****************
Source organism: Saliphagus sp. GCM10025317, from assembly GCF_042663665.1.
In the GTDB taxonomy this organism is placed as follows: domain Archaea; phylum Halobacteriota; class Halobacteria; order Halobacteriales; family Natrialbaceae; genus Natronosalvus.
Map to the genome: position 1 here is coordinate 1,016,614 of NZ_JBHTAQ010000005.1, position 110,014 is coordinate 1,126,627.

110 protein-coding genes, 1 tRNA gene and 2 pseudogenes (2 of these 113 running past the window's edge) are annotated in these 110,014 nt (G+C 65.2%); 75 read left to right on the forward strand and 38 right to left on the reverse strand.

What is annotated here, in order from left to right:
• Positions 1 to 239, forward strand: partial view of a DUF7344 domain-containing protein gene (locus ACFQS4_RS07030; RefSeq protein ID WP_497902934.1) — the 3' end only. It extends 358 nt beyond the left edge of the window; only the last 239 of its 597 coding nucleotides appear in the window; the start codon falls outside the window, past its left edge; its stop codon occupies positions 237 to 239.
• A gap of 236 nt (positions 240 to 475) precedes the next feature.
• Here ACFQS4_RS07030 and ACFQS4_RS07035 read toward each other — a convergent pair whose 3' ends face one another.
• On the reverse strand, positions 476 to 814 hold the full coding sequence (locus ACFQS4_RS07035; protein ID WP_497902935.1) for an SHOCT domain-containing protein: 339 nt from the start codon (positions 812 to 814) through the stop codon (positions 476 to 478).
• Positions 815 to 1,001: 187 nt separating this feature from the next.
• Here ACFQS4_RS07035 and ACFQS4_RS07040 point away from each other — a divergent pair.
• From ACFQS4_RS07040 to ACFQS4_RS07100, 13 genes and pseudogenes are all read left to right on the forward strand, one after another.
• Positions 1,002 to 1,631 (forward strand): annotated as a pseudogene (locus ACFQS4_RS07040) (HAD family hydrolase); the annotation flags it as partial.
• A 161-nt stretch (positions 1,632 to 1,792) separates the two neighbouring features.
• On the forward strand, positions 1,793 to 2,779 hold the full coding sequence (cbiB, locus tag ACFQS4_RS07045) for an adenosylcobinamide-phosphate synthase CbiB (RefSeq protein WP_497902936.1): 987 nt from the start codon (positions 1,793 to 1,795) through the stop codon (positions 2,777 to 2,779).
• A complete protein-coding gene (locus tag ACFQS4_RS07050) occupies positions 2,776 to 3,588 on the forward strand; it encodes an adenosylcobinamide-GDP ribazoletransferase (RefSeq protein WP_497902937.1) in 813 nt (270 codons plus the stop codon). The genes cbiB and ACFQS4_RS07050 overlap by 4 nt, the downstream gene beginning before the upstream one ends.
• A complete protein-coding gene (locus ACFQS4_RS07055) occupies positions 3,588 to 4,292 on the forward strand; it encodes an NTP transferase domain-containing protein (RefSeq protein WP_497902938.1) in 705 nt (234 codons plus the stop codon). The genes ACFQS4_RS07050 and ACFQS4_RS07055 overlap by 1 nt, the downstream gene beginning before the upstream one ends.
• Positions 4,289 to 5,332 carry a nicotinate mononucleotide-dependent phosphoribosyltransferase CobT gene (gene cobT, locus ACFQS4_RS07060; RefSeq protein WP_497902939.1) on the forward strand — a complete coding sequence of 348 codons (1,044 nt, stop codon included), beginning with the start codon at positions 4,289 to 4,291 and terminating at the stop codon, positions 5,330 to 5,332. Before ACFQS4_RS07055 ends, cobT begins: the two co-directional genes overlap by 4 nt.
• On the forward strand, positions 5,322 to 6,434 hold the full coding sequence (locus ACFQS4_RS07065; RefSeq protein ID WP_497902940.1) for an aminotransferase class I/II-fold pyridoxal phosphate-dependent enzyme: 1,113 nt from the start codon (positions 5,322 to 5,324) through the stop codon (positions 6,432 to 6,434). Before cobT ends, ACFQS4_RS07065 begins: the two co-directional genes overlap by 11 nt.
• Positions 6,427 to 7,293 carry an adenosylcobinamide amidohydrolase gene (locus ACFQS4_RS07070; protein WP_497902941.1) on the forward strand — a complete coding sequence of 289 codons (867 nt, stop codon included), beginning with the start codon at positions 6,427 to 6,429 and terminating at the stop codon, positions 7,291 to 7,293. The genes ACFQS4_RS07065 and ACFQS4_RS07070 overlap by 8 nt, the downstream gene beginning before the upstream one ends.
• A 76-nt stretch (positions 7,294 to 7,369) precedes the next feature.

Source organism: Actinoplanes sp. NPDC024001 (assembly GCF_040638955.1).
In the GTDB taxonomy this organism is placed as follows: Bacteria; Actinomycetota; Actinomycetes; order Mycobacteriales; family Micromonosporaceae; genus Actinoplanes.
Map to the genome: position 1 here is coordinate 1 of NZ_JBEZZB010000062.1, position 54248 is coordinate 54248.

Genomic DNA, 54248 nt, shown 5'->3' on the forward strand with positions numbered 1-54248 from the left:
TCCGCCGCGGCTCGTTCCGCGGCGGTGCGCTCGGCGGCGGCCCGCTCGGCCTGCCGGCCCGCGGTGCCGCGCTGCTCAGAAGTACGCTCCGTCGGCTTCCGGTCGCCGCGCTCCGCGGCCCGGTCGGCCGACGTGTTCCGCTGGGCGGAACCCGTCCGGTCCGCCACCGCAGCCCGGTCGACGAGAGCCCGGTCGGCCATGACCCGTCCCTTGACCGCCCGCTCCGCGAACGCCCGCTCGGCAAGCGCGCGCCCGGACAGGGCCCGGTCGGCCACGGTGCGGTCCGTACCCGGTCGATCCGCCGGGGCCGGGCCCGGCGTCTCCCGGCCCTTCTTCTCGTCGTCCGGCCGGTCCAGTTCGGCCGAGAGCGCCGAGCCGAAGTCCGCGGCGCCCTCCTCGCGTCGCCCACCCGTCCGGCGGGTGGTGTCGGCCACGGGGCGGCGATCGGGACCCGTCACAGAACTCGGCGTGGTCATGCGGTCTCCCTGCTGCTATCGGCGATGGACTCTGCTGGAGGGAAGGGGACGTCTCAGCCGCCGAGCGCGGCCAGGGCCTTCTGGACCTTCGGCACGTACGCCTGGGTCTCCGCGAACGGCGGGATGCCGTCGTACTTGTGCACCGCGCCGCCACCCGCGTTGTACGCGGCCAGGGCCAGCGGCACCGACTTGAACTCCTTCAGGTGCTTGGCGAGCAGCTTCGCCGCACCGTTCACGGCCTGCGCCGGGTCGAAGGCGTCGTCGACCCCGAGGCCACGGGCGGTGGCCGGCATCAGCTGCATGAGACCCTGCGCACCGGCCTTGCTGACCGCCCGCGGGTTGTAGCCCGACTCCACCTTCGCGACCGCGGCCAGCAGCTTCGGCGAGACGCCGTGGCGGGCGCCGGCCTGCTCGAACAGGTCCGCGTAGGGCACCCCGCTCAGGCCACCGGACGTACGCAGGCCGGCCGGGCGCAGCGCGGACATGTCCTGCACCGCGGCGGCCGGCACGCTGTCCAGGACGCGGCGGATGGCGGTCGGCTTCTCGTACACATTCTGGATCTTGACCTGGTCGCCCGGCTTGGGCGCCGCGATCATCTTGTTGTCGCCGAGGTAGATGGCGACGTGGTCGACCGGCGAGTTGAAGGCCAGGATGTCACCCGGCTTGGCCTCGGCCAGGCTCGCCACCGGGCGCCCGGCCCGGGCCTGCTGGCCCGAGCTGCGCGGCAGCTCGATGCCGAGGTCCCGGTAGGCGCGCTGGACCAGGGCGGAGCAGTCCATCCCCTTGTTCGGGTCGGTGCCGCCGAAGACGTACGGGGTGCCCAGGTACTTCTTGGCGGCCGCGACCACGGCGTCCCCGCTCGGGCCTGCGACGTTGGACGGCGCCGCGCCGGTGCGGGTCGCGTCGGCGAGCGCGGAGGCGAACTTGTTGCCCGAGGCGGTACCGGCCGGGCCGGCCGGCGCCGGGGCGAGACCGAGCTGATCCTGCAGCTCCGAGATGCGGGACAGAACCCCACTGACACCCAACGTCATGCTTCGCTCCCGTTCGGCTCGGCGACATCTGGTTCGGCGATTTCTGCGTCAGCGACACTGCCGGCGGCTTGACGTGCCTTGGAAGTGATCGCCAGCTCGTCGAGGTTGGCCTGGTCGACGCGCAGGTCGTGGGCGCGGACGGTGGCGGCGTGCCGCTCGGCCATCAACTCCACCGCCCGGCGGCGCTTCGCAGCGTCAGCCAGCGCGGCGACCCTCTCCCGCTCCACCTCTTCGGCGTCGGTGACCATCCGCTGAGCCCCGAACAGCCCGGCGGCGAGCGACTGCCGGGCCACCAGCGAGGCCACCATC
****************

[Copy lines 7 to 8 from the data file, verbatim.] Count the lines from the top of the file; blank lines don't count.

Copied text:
• A gap of 236 nt (positions 240 to 475) precedes the next feature.
• Here ACFQS4_RS07030 and ACFQS4_RS07035 read toward each other — a convergent pair whose 3' ends face one another.